California is one of nineteen states that allows the recall of statewide officials. It is also one of two that has done so successfully, and the only one in the Twenty-First Century. The 2003 effort that brought down Governor Gray Davis was carried out after well over one million valid signatures was collected to bring the effort to the ballot.
The statewide election laws have not changed much since then, with similar measures remaining on the books. In order to successfully bring a measure to the ballot 12% of the number of people that voted in the last election must sign a petition calling for the recall of the named elected official. This must be done with a ballot question not longer than 200 words in length. The California Secretary of State website has a helpful guide on the process.
If the proponents of a recall election file paperwork with the Secretary of State, they then have 160 days to collect the number of signatures needed. If this is the case, an order is given by the Governor (or Lieutenant Governor if the recall is concerning the executive) and an election must be held within 60-80 days. If there is to be a statewide election within 180 days of the certification of signatures, the election may be moved to coincide with it. Candidates will then begin filing to be placed on the ballot in anticipation of whether or not the official will be recalled.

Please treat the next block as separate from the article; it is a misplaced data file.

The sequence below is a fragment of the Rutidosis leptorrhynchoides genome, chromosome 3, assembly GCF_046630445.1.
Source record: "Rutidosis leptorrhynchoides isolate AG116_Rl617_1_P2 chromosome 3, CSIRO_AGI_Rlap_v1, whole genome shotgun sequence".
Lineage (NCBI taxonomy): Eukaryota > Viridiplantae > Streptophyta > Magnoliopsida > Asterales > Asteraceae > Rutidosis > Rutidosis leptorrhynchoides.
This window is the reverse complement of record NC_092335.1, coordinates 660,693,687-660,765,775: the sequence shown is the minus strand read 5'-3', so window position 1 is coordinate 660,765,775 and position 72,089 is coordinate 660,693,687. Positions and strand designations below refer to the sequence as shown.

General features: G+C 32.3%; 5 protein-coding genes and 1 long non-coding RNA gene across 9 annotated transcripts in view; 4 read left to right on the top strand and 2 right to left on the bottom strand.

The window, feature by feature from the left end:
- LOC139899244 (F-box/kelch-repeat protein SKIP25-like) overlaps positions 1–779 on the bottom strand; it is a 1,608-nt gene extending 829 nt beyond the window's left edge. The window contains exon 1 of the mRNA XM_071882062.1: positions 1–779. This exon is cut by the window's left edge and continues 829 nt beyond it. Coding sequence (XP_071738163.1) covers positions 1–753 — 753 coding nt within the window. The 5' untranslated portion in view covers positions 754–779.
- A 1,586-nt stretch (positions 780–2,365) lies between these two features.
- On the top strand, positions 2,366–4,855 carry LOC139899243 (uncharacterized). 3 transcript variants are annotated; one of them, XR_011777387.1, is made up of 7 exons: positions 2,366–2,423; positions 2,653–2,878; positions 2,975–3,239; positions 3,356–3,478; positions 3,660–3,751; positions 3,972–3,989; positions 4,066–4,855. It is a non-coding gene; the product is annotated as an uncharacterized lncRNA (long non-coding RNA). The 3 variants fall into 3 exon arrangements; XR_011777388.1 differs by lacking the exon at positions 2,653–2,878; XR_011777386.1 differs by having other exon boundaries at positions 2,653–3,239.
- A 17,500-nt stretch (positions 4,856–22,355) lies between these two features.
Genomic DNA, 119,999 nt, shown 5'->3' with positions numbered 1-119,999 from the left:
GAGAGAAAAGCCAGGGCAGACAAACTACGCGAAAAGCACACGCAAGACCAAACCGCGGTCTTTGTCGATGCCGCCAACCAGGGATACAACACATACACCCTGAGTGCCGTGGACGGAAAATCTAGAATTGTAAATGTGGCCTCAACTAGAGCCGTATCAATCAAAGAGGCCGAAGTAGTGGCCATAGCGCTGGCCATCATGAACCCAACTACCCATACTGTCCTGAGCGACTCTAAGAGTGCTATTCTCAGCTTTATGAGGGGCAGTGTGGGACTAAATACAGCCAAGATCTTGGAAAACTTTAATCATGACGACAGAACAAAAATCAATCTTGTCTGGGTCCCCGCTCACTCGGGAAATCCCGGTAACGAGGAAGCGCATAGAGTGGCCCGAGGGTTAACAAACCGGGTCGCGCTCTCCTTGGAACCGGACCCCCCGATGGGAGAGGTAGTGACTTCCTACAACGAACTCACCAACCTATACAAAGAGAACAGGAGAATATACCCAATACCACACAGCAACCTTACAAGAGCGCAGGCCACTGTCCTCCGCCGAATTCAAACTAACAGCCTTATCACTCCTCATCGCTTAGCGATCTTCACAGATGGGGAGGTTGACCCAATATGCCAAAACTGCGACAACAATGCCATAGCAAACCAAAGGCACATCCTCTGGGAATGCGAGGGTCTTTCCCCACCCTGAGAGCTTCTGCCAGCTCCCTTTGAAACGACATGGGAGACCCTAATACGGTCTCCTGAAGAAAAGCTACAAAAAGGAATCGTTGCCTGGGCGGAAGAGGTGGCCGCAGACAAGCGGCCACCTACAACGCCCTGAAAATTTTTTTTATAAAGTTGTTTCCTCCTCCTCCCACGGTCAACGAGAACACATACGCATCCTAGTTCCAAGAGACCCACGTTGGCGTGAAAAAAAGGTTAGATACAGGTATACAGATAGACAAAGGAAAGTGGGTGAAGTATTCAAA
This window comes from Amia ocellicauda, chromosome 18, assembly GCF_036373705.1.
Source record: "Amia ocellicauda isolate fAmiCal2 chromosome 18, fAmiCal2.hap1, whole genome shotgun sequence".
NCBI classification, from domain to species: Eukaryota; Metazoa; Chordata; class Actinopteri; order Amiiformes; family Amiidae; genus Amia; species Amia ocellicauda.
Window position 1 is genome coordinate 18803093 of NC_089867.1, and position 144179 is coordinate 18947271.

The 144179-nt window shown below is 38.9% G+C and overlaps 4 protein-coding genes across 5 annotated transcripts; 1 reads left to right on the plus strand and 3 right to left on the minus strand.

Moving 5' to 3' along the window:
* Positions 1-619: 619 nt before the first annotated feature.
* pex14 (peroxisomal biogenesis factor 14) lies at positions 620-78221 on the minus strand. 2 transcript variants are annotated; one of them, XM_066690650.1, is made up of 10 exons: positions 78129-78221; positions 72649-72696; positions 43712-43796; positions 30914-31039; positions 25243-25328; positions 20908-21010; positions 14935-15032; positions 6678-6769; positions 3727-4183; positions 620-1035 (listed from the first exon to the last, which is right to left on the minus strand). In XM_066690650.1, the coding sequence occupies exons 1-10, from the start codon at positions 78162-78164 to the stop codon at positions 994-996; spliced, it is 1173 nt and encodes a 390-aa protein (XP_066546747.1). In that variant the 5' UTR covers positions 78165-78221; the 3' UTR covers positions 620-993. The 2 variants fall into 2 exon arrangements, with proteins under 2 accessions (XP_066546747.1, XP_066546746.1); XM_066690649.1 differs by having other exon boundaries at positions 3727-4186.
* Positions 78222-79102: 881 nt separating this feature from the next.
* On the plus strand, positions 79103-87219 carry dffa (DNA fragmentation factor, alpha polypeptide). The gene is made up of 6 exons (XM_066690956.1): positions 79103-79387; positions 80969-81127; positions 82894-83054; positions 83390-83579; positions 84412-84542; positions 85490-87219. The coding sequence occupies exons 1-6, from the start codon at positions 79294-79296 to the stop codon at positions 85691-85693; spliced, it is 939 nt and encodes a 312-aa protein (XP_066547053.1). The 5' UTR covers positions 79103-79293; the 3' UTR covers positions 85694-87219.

The wording for the recall is mandated by CA Elections Code 11320-11327 to be a simple, “Shall [name of officer sought to be recalled] be
recalled (removed) from the office of [title of office]?”
California’s successful efforts to recall Governor Davis has led to a groundswell of similar movements across the country. Mayor Rahm Emanuel of Chicago is under similar pressure after it was revealed he covered up the release of damning police footage until after his re-election. CNN is reporting on a state legislator that is pushing for a change in law to allow a recall to move forward.
With the controversy swirling around Lt. Governor Newsom, it should be of no surprise that he is under the eye of law-abiding Californians that want to make sure that their state is governed in a way befitting a public official.